This week’s principle me of the phrase my kindergarten teacher would say, “Treat others the way you would want to be treated.”
When the boys on the playground told me and my friends we were stupid or silly, my teacher crouched down, pointed her finger in the boys’ faces and said, “Would you want someone to call you stupid?” Then the boys would mutter “No,” as they ran off giggling. This idea underlies the principle for this week: the only way to get the best of an argument is to avoid it.
The steps listed rely on the foundational idea to treat others the way we want to be treated. Respond to others with respect. Listen. Value what they have to say. When I think about how I want to be treated, it puts into perspective how I need to respond to the others.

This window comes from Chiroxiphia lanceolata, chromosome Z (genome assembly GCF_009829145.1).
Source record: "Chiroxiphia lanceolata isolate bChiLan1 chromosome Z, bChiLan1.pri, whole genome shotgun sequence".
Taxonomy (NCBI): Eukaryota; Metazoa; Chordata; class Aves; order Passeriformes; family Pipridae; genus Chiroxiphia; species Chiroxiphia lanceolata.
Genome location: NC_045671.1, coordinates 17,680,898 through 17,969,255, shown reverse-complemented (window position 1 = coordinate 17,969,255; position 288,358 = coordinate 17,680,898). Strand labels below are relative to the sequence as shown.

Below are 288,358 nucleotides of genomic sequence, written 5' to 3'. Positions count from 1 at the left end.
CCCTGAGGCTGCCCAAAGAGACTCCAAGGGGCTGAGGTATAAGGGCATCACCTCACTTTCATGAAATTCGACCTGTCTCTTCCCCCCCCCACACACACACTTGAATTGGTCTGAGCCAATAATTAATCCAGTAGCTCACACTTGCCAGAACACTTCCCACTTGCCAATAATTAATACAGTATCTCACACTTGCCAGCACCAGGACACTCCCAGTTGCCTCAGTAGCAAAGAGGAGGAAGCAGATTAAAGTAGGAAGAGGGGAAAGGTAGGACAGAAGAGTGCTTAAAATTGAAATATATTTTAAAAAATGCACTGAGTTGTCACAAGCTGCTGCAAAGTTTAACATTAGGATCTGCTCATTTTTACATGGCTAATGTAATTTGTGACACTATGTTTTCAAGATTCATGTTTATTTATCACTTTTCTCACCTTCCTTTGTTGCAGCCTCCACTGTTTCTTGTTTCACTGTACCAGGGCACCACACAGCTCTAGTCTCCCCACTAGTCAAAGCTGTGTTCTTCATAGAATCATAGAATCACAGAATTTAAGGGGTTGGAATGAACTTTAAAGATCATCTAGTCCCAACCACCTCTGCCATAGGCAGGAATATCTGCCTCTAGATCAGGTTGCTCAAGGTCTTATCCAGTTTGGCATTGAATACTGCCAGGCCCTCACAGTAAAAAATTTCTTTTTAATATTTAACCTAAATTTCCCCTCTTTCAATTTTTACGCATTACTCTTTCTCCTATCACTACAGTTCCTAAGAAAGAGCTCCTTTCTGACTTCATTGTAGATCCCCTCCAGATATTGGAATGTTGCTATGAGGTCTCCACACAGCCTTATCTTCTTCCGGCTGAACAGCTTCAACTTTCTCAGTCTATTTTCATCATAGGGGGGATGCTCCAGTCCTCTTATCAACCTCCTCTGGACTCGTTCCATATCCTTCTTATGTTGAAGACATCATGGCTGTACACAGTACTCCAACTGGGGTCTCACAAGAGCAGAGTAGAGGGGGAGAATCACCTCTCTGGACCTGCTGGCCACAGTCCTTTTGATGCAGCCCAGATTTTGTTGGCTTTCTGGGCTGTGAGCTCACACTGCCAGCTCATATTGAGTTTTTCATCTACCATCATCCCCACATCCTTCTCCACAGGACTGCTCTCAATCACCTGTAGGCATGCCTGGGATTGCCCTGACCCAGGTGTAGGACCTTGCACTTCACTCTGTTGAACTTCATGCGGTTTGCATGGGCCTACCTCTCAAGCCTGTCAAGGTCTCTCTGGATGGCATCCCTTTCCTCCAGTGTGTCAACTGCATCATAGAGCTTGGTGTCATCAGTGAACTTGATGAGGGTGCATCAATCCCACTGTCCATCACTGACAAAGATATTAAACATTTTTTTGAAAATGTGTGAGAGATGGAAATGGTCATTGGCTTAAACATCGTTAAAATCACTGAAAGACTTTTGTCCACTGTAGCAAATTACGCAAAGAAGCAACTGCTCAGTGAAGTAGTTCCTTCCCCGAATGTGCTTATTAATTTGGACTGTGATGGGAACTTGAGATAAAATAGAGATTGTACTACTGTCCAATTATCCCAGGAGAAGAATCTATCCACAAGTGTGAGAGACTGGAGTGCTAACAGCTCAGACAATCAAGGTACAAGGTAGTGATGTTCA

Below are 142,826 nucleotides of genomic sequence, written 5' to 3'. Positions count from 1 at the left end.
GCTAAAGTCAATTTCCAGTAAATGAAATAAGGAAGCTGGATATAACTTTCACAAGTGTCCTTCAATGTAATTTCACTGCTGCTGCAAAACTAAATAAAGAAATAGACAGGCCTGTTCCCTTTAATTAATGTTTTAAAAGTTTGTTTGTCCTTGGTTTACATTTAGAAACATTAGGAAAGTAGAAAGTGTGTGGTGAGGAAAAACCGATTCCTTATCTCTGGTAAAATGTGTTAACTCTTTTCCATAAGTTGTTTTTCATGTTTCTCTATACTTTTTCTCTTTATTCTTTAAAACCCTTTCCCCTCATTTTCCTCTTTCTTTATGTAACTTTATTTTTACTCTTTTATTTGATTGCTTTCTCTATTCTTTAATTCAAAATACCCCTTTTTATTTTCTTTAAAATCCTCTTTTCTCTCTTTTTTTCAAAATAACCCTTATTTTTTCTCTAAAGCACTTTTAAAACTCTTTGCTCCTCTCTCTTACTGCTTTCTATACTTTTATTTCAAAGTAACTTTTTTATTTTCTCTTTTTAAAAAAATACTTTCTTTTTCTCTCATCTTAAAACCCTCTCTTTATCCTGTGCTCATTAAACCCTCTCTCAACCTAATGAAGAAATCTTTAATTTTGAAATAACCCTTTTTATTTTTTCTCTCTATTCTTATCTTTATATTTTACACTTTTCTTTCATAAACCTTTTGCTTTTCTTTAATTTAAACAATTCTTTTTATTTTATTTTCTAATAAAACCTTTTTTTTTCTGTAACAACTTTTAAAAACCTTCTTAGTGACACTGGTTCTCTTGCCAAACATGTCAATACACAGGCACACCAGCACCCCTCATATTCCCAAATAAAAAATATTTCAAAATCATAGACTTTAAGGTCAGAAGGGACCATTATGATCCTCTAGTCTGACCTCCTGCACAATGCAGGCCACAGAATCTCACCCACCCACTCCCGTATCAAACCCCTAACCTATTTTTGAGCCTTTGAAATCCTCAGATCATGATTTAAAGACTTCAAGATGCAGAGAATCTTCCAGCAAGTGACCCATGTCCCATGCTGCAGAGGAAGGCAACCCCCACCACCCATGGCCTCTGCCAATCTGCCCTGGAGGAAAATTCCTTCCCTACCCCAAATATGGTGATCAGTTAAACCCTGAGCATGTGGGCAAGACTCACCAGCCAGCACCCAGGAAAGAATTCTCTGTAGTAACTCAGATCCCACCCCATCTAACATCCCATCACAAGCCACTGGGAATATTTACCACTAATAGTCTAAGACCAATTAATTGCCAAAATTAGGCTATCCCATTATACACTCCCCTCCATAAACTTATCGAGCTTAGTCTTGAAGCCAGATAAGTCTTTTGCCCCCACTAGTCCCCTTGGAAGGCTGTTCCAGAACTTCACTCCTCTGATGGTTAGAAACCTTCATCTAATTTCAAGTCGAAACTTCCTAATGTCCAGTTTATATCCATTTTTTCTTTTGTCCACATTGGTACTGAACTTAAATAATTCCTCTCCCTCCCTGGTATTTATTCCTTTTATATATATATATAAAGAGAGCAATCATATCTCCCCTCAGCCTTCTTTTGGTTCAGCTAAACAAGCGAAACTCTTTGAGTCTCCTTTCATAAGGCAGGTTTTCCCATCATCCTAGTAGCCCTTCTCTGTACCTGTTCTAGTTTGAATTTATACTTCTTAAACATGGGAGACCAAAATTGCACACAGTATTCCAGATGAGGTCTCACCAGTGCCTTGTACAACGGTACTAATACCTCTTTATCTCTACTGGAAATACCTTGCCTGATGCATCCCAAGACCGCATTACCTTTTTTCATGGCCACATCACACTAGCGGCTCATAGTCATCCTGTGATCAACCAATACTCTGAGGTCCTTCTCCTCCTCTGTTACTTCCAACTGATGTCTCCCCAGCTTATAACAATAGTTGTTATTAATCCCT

While reading and annotating this week’s chapter, I pictured a photographer sitting down with a potential client. The client could be a bride, a few leaders in an organization, a couple, a real estate agent, or whoever. The client approaches us with this idea of how the project should unfold. And as photographers, we bring a different perspective.
While the organization casts a vision of what type of story they want in the photograph, the photograph casts a vision on how to execute this. We both want the same thing, but we may have different ways we go about this. The steps listed below I believe are great guidelines to consider when a disagreement starts to bubble to the surface and how to keep it from boiling into an argument.
1. Welcome Disagreement.
2. Distrust your first instinctive impression. Don’t get defensive.
3. Control your temper.
4. Listen first.
5. Look for areas of agreement.
6. Be honest and look for areas where you can admit your error.
7. Promise to think over your opponent’s ideas and study them.
8. Thank them for their interest. If they disagree with you it is because they are interested in the same things you are.
9. Postpone action to think.
I would love to hear how you all handle disagreements! Any other thoughts or suggestions?